A Facebook employee and experienced programmer who was arrested by the Revolutionary Guards during a trip to visit his family in Iran has described how he was pressured to spy for the country in exchange for his freedom.
Behdad Esfahbod went public with his ordeal on August 17. Writing in English, he described the misery he went through during his time in detention. On the same day, a summons was sent to Esfahbod’s sister's house giving him five days to report to Evin court for interrogation.
“What happened to me keeps flashing through my mind, “ he wrote, adding that since he returned he is so anxious he has not been able to work.
Born in 1982, Esfahbod showed a talent for computer programming and innovative technology at an early age, winning a gold and silver medal at two consecutive World Computer Olympiad events before even finishing high school. He went on to get a Bachelor's degree in computer science from Sharif University and a Master's degree from the University of Toronto. He worked as a programmer for Redhat, an open-source software provider, and then for Google. In February 2019, he began working for Facebook.
Behdad Esfahbod arrived in Iran on January 7, intending to spend two weeks visiting his family. "The next day, the Revolutionary Guards attacked the American airbase in Iraq and shot down a Ukrainian passenger plane," he told IranWire. The series of incidents, which shocked the world, resulted in the assassination of Ghasem Soleimani, commander of the Guards’ Quds Force, in Iraq, and the death of all 176 passengers on Ukrainian Passenger Airlines flight PS752.
After arriving in Iran, Esfahbod traveled to Sari to see his family and attend the 40th anniversary of his grandfather's death, which he posted about on Instagram. As he later found out during interrogations, it was this post that alerted Iranian authorities to his presence in the country. He was arrested on January 15. ”I was walking when suddenly I heard them calling out to me using a family name I didn’t use. They called me Mr. Mir Hosseinzadeh. When I turned around, I saw four plainclothes officers. They showed me an arrest warrant. When I saw the logo of the judiciary and the label of the Guards’ intelligence unit, I saw my future flash before me. I thought: I will never leave wherever they are taking me."
Esfahbod was transferred to Evin Prison and spent the next seven days in solitary confinement. "I was blindfolded, even when I was outdoors. I think I was in Ward 1-A, which is operated by the Guards."
Targeted for Activism and His Tech Expertise
He says he realized that his links to the 2009 post-election Green Movement had made him a target. "I met many people who had worked in the media outside Iran after the Green Movement, and I had photos of many of them, which I had published on social media," he said. "I worked in another field and had nothing to do with media, but I was friends with these people. I was a friend, we would go out, we would have dinner, if they had a problem with their computer, they would ask me for help."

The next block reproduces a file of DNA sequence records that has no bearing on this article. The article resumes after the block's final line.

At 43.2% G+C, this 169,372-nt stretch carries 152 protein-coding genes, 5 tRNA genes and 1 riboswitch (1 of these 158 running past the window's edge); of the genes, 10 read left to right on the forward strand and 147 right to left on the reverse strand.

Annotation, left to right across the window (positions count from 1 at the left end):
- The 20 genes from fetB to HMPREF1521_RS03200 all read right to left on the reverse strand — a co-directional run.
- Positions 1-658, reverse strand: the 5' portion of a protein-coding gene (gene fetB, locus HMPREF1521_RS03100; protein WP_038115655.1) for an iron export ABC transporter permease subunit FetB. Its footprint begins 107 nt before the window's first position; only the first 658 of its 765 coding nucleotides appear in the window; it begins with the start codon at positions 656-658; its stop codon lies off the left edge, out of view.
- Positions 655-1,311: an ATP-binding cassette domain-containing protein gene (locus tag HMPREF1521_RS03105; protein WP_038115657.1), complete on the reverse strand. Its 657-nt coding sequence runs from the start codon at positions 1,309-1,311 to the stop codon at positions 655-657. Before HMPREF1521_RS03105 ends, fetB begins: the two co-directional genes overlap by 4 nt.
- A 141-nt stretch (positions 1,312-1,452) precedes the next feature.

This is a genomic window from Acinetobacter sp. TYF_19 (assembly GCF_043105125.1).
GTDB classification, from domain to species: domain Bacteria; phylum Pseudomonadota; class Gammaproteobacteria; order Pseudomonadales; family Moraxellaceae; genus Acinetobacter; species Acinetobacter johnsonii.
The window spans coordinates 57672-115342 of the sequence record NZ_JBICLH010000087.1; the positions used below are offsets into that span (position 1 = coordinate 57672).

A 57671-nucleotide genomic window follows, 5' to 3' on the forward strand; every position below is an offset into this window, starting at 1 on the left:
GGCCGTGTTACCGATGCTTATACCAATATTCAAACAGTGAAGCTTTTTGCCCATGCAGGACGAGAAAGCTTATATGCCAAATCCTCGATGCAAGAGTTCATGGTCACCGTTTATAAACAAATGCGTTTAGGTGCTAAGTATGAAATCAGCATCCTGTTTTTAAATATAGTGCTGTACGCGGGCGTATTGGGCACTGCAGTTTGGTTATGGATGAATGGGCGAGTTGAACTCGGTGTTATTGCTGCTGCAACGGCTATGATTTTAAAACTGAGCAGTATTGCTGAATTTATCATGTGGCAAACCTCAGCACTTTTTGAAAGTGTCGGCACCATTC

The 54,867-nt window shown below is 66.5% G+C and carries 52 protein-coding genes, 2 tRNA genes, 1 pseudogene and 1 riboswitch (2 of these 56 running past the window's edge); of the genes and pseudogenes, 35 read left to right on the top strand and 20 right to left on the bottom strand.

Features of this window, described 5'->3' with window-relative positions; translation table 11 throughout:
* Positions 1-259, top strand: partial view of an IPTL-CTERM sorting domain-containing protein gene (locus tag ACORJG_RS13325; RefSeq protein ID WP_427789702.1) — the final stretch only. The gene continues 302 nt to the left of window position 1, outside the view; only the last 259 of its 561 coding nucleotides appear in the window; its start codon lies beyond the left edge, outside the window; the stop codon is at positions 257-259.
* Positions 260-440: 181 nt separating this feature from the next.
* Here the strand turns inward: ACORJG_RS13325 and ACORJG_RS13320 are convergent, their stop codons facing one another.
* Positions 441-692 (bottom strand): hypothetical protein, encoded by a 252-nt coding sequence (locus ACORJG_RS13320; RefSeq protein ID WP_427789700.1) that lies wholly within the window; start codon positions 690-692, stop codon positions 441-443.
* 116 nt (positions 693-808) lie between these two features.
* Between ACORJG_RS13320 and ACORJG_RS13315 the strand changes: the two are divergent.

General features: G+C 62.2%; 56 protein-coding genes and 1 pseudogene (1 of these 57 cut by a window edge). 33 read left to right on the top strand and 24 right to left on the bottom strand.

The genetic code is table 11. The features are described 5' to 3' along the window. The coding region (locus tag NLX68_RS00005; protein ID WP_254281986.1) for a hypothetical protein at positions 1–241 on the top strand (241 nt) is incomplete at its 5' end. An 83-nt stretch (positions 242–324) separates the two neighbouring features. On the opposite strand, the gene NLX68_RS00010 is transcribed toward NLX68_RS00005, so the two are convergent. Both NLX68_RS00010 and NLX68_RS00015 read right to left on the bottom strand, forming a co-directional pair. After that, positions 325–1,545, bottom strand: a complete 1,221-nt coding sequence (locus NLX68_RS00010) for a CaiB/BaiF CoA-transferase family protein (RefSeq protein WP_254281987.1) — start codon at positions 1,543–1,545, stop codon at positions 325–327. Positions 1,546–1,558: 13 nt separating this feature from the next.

But it wasn’t just his involvement in the protests of 2009 that cast him as an enemy of Iran, and as someone who could help them. Behdad Esfahbod also said the Guards paid particular attention to software experts, and to people who know about content filtering. Over the years, Esfahbod has built up his expertise and had helped write key programs for Firefox and Google Chrome. ”I think after the internet was cut off during the protests last autumn, they focused on this issue. They thought I could cooperate with them."
His interrogators promised that if it could be proven that he had done nothing to work against the Islamic Republic and had not collaborated with dissidents, they would release him. But they also threatened that if he did not cooperate with them, he would see what Esfahbod describes as “the other side of the coin.” He handed his email password and passwords to his social media accounts over to the agents. ”What I knew about the Guards told me that non-cooperation was not an option,” he said. “So I voluntarily provided them with all the passwords."
Agents went through everything."All my emails and accounts for the last 15 years were checked over, and so were direct messages. If I was friends with an activist or a journalist, they would say, ‘Who is that? How did he know you? Where does he work?’"
His interrogators presented themselves as compassionate people who wanted to help bring about a quick release for Behdad Esfahbod: "They said, we have 300 gigs of data from you and it took two days to download it. But it will take two months to work on it. We want to do it quickly so you do not miss your flight.”
Offer of Spying Job
Esfahbod says Iranian authorities did not want information about the arrest of a Canadian citizen to be made public in the wake of the news of the downing of the passenger plane, in which 63 Canadians lost their lives. His family was told to be silent. "They could not read every single email and direct message, so they searched the names of various people and media outlets on my accounts to see if they could find anything." He was interrogated in a room with a desk facing the wall, where the interrogator sat with a computer and a printer: "There were usually three interrogators, two of whom were searching through my information. One of them asked questions, and gave me sheets of paper to write out the answers.” But there was no sign of anything sinister; Esfahbod had just been friends with these people."They did not find anything and so went on to Google. They printed out a page showing Radio Zamaneh thanking 10 people, my name among them, and put it down in front of me. They said if I had not been cooperating with the media, what is my name doing here? I explained that I basically work on Persian language script and editing programs, and that Radio Zamaneh used my Persian editor program and thanked me for it. Or they showed me a letter that I had signed in 2005, with a thousand other people, for the release of Akbar Ganji. They asked, 'What is this?’"